Interstitial Lung Disease Associated With Collagen-Vascular Disease Treatment & Management
- Author: Isabel F Pedraza, MD; Chief Editor: Zab Mosenifar, MD, FACP, FCCP more...
Patients presenting with an acute onset of dyspnea, hypoxia, and hypoxemia need hospital admission and close monitoring.
High-dose steroids have been associated with renal crisis in scleroderma and therefore are no longer recommended. In addition, although many types of CVD-related ILDs respond to immunosuppression, the decision to initiate treatment should be made after a careful assessment of the risks and benefits, and the likelihood of a response to therapy in that particular situation. Comorbidities such as DM, osteoporosis, and psychiatric disease should be carefully considered, as often more prolonged courses of steroids are indicated. Further, the addition of steroid-sparing medications can be considered depending on the CVD being treated. Lastly, if a patient shows progressive deterioration in lung function or shows no slowing in this decline, discontinuation of the immunosuppressive medications should be considered.
Most patients can be treated in an outpatient setting. Chest radiography, the 6-minute walk test, arterial blood gas determinations (ie, arterial oxygen tension [PaO2]), and pulmonary function tests (PFTs)—especially forced vital capacity (FVC) and diffusion capacity of the lung for carbon monoxide (DLCO)—are monitored after therapy is started. Monthly follow-up is recommended. Transfer to a tertiary care center is indicated if the diagnosis is in doubt or if treatment is ineffective.
Subspecialty consultations (eg, a pulmonologist and a rheumatologist) are required for proper diagnosis and management of collagen-vascular disease (CVD) associated with interstitial lung disease (ILD). Failure to refer the patient for such consultations is a potential pitfall. CVDs frequently involve the gastrointestinal (GI) tract; thus, special considerations (nutritional support and GI evaluation) may be needed.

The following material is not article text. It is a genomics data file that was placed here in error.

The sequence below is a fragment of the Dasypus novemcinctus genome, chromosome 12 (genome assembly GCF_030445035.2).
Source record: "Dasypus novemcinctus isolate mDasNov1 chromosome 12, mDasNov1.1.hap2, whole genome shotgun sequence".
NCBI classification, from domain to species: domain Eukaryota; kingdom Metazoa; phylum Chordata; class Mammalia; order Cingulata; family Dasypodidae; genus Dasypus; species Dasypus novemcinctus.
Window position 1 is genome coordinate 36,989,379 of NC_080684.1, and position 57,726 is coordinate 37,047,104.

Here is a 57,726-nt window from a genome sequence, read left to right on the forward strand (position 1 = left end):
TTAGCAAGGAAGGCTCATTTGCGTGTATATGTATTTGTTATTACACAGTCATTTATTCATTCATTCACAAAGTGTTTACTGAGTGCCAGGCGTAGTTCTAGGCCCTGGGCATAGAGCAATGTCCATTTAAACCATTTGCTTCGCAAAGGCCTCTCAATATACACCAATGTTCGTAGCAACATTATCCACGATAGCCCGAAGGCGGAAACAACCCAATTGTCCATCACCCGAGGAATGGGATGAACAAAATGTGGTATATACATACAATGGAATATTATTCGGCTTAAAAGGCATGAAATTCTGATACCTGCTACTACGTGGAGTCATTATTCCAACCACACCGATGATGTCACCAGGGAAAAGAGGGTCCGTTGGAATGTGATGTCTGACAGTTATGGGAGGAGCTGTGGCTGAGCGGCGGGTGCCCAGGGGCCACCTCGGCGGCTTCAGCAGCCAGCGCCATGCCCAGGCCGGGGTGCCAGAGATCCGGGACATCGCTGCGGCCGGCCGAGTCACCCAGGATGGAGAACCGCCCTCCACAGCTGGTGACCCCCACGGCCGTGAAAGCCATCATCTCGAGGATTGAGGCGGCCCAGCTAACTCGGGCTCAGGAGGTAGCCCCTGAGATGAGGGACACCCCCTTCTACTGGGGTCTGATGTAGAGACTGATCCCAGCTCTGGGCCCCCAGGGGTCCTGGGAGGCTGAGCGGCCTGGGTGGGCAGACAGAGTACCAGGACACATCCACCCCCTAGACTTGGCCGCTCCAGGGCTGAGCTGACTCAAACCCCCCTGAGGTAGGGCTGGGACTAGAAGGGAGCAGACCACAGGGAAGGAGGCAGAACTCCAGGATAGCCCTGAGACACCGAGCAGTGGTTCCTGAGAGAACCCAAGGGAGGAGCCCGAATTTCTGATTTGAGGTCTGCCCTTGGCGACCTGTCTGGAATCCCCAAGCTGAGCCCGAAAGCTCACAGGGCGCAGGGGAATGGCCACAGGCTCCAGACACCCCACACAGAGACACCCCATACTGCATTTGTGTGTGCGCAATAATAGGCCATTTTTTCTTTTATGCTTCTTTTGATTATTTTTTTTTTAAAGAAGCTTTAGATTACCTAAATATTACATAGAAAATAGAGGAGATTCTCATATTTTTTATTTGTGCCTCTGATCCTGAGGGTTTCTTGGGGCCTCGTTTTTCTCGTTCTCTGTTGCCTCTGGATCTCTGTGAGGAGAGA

Patients should be educated about the natural history, progression, and treatment of the disease. Before any immunosuppressive medication is started, the potential adverse effects, the duration of therapy, and the chances of success should be discussed with the patient.
CVDs are usually treated with immunosuppressive drugs, which are highly toxic and can cause drug-mediated lung disease. The decision to start therapy depends on the patient’s age, the severity of the disease, and the rapidity with which the disease is progressing. Drugs used to treat CVDs include corticosteroids, azathioprine, cyclosporine, cyclophosphamide, and methotrexate.
In general, corticosteroids are not very useful in the treatment of scleroderma (SD). ILD caused by rheumatoid arthritis (RA) is treated with a corticosteroid or with a combination of a corticosteroid and azathioprine or cyclophosphamide. However, methotrexate is being used increasingly often in the management of ILD induced by RA or systemic lupus erythematosus (SLE).
The role of biologic inhibitors (eg, tumor necrosis factor–α [TNF-α] inhibitors) in the treatment of RA-related ILD is currently uncertain. Hagiwara et al described a case in which an acute exacerbation of preexisting ILD occurred after the administration of etanercept for RA.
Acute lupus pneumonitis should be treated with oxygen, broad-spectrum antibiotics, and corticosteroids.
Secondary pulmonary hypertension in patients with CVD is usually resistant to treatment and is associated with a poor prognosis. Patients should be referred to a center where experts in the evaluation of pulmonary hypertension are available.